Sl st in the front loop in the next 5 sts, sl st in both loops in the next st, ch 6, sl st in both loops in the next st, sl st in the front loop in the next 5 sts.

Next single crochet neatly down the edge of the flap and around the whole pouch opening; when you come to the top of row 7 you should sl st in each st. End with a sl st to your first sl st to fasten off and weave in any ends.

Handle:

Note: The bag is designed to be worn diagonally across your body but you can make the handle any size you want just by adjust the number of chs you make for the handle length.

  • For a child size bag make three lengths of 150 chs, finish off and weave in ends.
  • For a adult size bag make three lengths of 200 chs, finish off and weave in ends.

Taking the three lengths of chain plait / braid them together to form a sturdy handle;

  • To plait / braid the handle cross the right section over the top of the middle section, now it should look like the right section is the middle section and the middle section is the right section.
  • Next, cross the left section over the new middle section. They should now be switched, as they were with the previous section.
  • Cross the right and left sections over the centre, repeating these steps to make the plait / braid.

Secure each end of your handle to each side of your bag using a yarn needle and some of your yarn. 

Close the flap to gauge where to position your  button, once you are happy with were it should be sew your button into place.

And that’s it!

08textThank you to Medieval Colours for providing the yarn for this pattern

I can’t wait to see the beautiful bags you create! Make sure you link me your finished projects on your favourite social media sites: Ravelry, Facebook page or Facebook group, Twitter,  Pinterest and Instagram

Until next time; keep calm and crochet on my friends xx

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Medieval Colours Yarn Review


A few weeks ago I received a fabulous email from the owner of Medieval Colours to see if I’d like to have a play with some of their yarn (I know! I LOVE my crochet job!).

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Medieval Colours are a unique sort of yarn shop inspired by heritage and history – especially Medieval history. Just imagine gloves in the same colour as a Viking tunic or maybe a scarf made from yarn dyed from a plant which was used by monks to make ink. As a bit of a history fan I was very excited and intrigued by the concept!

They dye 100% cheviot sheep wool from plants that have been traditionally used for dying for centuries.  It’s an ecology friendly way of dying as yarn, with no added chemicals, as the only dyes that are used are from plants and minerals  bought from gardeners or hand picked in the meadows and forests of the United Kingdom.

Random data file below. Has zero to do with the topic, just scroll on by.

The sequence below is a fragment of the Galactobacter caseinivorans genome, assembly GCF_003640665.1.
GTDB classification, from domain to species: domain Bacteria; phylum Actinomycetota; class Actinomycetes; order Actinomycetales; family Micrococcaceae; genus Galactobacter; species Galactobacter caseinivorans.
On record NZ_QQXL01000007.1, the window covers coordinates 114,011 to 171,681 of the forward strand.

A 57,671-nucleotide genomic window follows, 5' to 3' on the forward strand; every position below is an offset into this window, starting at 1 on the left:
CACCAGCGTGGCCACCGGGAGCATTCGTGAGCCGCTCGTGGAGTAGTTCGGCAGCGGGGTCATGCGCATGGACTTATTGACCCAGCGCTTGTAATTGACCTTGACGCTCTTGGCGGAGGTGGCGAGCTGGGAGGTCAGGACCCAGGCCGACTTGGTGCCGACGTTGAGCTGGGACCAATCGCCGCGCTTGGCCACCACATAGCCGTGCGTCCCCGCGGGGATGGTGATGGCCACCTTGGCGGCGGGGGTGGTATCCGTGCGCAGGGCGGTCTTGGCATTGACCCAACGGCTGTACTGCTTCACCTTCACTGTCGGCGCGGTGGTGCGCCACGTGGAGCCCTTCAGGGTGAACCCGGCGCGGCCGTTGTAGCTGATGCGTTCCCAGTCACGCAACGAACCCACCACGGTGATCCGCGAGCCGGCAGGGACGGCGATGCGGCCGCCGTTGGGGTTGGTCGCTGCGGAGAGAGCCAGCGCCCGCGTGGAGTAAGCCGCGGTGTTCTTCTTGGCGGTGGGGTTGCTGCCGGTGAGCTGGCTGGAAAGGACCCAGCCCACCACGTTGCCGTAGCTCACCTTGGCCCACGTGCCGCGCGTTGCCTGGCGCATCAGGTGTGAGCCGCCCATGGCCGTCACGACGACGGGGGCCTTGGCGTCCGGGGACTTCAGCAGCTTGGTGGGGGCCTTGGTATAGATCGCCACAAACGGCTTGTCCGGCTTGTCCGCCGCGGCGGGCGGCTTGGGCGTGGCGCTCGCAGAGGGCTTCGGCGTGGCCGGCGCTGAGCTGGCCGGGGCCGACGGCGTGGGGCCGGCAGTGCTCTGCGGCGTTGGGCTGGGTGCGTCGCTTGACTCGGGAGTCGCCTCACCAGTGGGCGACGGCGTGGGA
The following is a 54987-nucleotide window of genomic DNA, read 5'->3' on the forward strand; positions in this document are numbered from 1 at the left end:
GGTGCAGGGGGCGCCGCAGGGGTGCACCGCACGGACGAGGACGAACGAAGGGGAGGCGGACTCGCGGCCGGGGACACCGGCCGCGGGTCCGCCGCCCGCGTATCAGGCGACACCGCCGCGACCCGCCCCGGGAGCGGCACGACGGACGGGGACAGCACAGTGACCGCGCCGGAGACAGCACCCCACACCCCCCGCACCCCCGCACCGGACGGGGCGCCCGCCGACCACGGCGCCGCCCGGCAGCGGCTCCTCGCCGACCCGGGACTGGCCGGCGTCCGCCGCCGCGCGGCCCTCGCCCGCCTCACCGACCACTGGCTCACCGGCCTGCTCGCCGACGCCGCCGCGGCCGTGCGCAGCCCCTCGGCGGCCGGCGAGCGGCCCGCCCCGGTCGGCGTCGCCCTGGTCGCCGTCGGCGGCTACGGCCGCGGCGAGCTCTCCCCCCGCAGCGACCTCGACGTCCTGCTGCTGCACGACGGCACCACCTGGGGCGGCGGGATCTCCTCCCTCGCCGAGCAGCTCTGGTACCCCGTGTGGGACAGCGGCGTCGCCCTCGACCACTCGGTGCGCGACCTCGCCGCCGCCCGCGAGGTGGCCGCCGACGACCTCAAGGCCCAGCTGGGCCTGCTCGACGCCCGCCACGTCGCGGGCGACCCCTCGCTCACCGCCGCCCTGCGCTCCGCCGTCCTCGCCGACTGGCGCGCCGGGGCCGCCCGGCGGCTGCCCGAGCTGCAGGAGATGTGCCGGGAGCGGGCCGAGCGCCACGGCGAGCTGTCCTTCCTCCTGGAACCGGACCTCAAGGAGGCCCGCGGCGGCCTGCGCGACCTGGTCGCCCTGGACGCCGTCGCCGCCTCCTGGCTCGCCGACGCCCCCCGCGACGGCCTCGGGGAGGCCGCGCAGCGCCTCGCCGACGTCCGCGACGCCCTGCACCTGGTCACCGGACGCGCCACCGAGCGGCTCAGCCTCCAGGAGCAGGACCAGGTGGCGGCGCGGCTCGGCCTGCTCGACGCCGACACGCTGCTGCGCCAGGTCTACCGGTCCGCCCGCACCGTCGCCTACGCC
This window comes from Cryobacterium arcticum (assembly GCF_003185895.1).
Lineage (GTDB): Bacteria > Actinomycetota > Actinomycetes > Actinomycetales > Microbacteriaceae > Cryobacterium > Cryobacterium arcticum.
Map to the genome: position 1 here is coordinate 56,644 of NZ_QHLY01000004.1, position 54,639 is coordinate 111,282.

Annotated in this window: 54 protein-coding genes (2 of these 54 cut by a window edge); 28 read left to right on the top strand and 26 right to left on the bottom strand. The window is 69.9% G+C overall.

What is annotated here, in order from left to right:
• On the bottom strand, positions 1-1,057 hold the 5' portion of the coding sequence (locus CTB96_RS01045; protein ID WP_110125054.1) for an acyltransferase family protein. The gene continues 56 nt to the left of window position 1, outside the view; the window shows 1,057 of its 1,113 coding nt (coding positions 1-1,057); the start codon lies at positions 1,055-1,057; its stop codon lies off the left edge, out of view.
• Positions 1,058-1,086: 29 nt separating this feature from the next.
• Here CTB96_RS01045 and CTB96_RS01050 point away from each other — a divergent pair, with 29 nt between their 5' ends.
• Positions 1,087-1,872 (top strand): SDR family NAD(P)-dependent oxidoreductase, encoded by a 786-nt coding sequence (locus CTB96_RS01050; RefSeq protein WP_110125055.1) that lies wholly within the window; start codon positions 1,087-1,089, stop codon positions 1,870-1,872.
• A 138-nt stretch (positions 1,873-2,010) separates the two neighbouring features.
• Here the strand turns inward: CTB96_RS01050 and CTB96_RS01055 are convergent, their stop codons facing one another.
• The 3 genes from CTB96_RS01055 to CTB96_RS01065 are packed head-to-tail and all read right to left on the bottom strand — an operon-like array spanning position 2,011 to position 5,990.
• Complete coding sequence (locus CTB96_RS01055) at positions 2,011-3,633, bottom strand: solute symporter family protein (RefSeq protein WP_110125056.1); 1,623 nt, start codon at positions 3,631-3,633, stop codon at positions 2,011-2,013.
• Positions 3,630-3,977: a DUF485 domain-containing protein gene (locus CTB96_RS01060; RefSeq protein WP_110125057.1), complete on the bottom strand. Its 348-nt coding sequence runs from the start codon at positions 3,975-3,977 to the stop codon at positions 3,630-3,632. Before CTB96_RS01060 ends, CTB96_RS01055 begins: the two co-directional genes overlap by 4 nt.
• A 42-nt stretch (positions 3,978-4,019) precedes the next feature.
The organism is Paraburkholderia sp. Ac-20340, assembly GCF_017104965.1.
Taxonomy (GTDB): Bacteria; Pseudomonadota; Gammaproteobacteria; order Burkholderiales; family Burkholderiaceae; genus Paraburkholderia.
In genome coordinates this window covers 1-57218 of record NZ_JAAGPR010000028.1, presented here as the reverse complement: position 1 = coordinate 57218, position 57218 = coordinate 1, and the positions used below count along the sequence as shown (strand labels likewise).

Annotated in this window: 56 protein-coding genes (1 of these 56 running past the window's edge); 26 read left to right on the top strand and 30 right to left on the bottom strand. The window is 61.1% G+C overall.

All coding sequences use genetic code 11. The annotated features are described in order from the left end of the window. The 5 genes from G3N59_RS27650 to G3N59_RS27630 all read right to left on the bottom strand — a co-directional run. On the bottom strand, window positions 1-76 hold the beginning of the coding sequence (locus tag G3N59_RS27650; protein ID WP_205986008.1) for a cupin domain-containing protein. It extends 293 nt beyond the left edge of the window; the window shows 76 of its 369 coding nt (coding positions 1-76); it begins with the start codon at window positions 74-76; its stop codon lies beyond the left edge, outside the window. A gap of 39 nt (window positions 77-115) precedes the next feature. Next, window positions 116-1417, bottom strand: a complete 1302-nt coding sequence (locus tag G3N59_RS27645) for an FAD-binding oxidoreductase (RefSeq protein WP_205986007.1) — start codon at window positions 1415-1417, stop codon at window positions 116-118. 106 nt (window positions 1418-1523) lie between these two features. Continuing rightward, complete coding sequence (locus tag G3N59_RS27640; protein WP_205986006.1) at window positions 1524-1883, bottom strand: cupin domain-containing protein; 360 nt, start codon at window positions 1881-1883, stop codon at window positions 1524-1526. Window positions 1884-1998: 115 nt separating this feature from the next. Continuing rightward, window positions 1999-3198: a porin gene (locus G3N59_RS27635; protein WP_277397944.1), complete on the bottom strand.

Do not adjust your filters!! The dyed colours of this yarn really pops! I got some of the gorgeous orangy red madder dyed yarn in Aran (Worsted Weight) to play with – but more about that in a moment…

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This yarn is a strong durable yarn ideal for outerwear or for home accessories.  If crocheted with small stitches it produces a nice firm fabric, almost like a woven cloth, which holds its shape really well. As the yarn is 100% wool it could also be used for felting (have you tried my free mini felted heart pattern yet?).  

I got a lovely catalogue with my yarn which contained shade details. I couldn’t believe how vibrant all the colours were!

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The beautiful range of natural colours available are:

  • Blue (Woad)
  • Bright Red (Madder)
  • Bright Yellow (Weld)
  • Dark Red (Madder)
  • Green (Woad and Weld)
  • Intense Red (Madder)
  • Light Brown (Oak Bark)
  • Olive (Weld)
  • Orange (Madder)
  • Pale Yellow (Weld)
  • Pinky Brown (Madder)
  • Yellow (Tansy)

You can see all the colours on the Medieval Colours website.

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Medieval Colours yarn is available directly via order on the website and comes in 50g or 100g balls. As well as yarn for knitting and crocheting Medieval Colours also supply embroidery threads and offer a dyeing for order service.

So what did I make…do you want a sneak peep… 

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Make sure you check back next week for your copy of the FREE Renaissance Pouch Bag pattern!

Until next time; keep calm and crochet on my friends xx

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Disclaimer:  I received a sample of yarn to write this review. I have not been financially compensated by the supplier to write this review. All opinions expressed are my own and based on my own experiences of using the yarn.